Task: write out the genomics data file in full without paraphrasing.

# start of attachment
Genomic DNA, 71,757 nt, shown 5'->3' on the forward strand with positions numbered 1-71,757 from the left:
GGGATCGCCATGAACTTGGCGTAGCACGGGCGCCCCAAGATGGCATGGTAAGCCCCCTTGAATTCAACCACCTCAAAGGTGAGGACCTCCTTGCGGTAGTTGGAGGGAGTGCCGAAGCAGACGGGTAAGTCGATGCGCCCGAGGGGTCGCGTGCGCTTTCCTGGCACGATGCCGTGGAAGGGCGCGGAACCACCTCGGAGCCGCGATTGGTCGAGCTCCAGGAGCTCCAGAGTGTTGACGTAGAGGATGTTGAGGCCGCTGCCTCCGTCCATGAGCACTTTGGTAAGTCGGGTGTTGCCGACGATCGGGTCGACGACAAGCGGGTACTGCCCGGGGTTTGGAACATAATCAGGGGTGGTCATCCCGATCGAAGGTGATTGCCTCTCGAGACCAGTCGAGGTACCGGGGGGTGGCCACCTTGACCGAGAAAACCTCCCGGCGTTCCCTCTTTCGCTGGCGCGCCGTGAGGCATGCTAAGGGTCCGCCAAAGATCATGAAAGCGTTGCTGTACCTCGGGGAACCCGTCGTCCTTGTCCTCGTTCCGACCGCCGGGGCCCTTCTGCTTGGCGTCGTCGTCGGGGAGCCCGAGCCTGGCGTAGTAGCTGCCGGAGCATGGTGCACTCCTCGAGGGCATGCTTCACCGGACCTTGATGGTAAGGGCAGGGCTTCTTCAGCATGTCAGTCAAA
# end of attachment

Genomic DNA, 71,757 nt, shown 5'->3' on the forward strand with positions numbered 1-71,757 from the left:
GGGATCGCCATGAACTTGGCGTAGCACGGGCGCCCCAAGATGGCATGGTAAGCCCCCTTGAATTCAACCACCTCAAAGGTGAGGACCTCCTTGCGGTAGTTGGAGGGAGTGCCGAAGCAGACGGGTAAGTCGATGCGCCCGAGGGGTCGCGTGCGCTTTCCTGGCACGATGCCGTGGAAGGGCGCGGAACCACCTCGGAGCCGCGATTGGTCGAGCTCCAGGAGCTCCAGAGTGTTGACGTAGAGGATGTTGAGGCCGCTGCCTCCGTCCATGAGCACTTTGGTAAGTCGGGTGTTGCCGACGATCGGGTCGACGACAAGCGGGTACTGCCCGGGGTTTGGAACATAATCAGGGGTGGTCATCCCGATCGAAGGTGATTGCCTCTCGAGACCAGTCGAGGTACCGGGGGGTGGCCACCTTGACCGAGAAAACCTCCCGGCGTTCCCTCTTTCGCTGGCGCGCCGTGAGGCATGCTAAGGGTCCGCCAAAGATCATGAAAGCGTTGCTGTACCTCGGGGAACCCGTCGTCCTTGTCCTCGTTCCGACCGCCGGGGCCCTTCTGCTTGGCGTCGTCGTCGGGGAGCCCGAGCCTGGCGTAGTAGCTGCCGGAGCATGGTGCACTCCTCGAGGGCATGCTTCACCGGACCTTGATGGTAAGGGCAGGGCTTCTTCAGCATGTCAGTCAAA